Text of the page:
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Is sugar killing you?

The respected Journal of the American Medical Association (JAMA) finalized a study just last month which links increased sugar intake with heart disease. The study found that "most US adults consume more added sugar than is recommended for a healthy diet. [They] observed a significant relationship between added sugar consumption and increased risk for CVD mortality." This was "largely consistent across age group, sex, race/ethnicity (except among non-Hispanic blacks), educational attainment, physical activity, health eating index, and body mass index."

Added sugar: FDA proposes change to food label for first time in 20 years.
Photo by Win McNamee/Getty Images

Furthermore, the CDC reports that "heart disease is the leading cause of death for both men and women. More than half of the deaths due to heart disease in 2009 were in men."

The FDA is responding, and fast. Their food labels, which haven't seen a change in two decades, are set to include a special line item which allows consumers to see plainly the added sugars in the food they are buying. Says the FDA, "The 2010 Dietary Guidelines for Americans states that intake of added sugar is too high in the U.S. population and should be reduced. The FDA proposes to include 'added sugars' on the label to help consumers know how much sugar has been added to the product."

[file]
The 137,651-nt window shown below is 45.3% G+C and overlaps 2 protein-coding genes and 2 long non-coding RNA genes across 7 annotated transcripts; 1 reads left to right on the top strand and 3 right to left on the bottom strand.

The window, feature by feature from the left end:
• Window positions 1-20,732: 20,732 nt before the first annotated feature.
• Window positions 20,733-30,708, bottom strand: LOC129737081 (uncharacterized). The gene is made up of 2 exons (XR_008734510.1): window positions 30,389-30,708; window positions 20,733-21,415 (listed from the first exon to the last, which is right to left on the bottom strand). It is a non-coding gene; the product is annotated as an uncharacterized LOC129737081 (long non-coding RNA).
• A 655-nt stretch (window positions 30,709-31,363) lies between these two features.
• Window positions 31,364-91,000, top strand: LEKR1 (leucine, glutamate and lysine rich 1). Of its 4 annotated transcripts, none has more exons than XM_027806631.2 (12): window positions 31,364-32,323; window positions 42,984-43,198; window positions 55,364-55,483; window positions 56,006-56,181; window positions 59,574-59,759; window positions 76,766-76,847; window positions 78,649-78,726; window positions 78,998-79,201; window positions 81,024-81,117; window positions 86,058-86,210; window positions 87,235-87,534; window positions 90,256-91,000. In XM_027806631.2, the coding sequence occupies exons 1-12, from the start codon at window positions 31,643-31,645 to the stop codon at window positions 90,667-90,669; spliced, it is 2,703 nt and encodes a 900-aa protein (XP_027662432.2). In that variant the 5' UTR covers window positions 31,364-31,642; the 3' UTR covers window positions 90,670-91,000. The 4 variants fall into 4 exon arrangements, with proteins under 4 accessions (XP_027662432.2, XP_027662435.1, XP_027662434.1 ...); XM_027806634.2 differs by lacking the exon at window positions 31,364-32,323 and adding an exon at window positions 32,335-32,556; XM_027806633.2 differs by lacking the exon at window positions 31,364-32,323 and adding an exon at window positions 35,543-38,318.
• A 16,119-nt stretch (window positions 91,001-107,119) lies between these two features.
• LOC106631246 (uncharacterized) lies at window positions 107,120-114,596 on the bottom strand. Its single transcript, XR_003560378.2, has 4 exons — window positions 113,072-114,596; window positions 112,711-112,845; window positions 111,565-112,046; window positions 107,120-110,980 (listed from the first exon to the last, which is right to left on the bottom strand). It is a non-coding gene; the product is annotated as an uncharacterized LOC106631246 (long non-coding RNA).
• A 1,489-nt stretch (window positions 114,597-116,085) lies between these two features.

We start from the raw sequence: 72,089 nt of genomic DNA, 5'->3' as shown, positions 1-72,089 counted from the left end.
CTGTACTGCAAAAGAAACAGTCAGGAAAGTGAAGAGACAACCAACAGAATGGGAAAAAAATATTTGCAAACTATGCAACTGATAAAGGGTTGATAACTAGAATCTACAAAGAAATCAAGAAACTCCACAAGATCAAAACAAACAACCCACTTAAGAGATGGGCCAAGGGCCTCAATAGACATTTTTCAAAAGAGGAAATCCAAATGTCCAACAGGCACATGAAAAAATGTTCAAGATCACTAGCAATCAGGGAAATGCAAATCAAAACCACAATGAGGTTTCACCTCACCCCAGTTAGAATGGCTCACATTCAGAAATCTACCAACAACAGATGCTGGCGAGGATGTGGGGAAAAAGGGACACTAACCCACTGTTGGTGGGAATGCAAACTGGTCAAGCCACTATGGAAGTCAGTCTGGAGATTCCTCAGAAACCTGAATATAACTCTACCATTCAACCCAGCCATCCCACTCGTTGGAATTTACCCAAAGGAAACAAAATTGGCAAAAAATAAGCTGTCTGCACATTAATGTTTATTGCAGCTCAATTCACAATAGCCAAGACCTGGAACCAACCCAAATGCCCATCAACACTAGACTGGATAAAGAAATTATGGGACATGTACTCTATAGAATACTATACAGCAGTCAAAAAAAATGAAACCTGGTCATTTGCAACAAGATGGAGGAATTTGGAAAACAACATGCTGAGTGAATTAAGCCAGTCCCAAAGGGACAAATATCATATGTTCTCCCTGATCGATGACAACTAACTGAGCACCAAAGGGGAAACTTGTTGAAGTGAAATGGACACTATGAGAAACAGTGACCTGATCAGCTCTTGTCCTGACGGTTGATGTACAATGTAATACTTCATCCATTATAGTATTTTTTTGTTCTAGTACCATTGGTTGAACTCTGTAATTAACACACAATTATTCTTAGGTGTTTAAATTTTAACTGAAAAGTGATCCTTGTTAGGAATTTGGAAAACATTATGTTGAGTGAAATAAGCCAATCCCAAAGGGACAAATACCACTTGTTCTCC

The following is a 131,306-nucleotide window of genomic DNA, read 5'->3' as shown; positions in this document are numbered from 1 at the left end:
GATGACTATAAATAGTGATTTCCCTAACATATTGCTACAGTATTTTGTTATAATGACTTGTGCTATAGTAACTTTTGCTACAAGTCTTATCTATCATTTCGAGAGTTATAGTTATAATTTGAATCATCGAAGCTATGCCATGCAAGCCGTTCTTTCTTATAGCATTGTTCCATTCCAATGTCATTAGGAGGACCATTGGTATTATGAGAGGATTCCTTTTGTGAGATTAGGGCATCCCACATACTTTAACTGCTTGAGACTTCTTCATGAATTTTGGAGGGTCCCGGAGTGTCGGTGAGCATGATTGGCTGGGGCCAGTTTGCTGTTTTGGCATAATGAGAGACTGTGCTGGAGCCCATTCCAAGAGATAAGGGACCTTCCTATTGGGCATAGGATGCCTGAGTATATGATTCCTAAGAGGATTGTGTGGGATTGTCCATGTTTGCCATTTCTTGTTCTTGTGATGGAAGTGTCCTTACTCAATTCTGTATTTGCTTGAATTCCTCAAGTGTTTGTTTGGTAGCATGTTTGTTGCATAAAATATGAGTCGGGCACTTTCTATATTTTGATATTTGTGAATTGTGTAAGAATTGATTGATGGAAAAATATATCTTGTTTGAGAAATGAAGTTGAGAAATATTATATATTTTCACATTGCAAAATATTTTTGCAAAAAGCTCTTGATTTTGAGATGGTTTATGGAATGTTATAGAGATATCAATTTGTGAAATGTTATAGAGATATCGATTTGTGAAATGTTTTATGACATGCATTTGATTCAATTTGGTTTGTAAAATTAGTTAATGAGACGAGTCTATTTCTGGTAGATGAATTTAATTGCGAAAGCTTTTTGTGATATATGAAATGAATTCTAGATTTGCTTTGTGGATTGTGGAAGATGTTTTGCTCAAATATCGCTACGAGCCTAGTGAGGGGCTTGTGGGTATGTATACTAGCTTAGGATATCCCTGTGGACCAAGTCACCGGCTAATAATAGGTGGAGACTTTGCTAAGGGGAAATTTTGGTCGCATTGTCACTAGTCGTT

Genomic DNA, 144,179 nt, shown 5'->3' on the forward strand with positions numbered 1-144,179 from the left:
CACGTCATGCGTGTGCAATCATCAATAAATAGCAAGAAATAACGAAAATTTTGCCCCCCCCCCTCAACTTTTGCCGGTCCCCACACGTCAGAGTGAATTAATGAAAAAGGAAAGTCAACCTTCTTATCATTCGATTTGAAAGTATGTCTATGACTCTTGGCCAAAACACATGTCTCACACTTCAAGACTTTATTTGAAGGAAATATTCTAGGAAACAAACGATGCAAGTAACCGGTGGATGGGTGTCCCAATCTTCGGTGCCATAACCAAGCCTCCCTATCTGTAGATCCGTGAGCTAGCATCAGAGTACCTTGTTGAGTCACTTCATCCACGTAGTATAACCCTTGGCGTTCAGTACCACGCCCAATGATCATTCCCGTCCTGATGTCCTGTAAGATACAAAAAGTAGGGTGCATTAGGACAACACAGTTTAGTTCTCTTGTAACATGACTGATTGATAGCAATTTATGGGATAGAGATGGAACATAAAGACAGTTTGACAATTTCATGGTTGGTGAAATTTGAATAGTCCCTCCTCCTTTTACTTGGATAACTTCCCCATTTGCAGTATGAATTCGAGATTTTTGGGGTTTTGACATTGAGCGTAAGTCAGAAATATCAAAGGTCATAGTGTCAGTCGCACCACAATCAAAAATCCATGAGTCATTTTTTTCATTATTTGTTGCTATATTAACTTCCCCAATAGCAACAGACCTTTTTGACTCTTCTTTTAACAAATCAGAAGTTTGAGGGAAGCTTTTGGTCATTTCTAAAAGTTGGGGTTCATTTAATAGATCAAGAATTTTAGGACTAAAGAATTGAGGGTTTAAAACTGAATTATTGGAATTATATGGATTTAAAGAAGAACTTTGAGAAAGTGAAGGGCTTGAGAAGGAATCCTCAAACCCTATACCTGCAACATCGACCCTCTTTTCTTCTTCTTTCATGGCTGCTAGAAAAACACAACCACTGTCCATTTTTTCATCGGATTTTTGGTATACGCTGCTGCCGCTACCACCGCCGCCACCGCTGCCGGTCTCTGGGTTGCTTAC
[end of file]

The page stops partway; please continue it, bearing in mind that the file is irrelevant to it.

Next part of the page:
With all of this information finally coming to light, many Americans are reacting by attempting to eliminate this toxic, addictive ingredient from their diets altogether. The Paleo Diet, Whole30 Challenge and 21 Day Sugar Detox are just a few of the diets taking a firm hold of the population. Each one has a nutrition plan in place, but their unifying factor is the complete elimination of all added sugars.

The conclusion is simple here: Heart disease is the single-most deadly condition facing Americans today. Sugar is now proven to increase risk of heart disease. Continue eating it at your own risk.

Be sure to check out Molly’s other columns:

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©Molly Craycroft, All Rights Reserved. No part of this article may be reproduced without prior permissions from the author. Partial re-posting is permitted with a link back to the original article.

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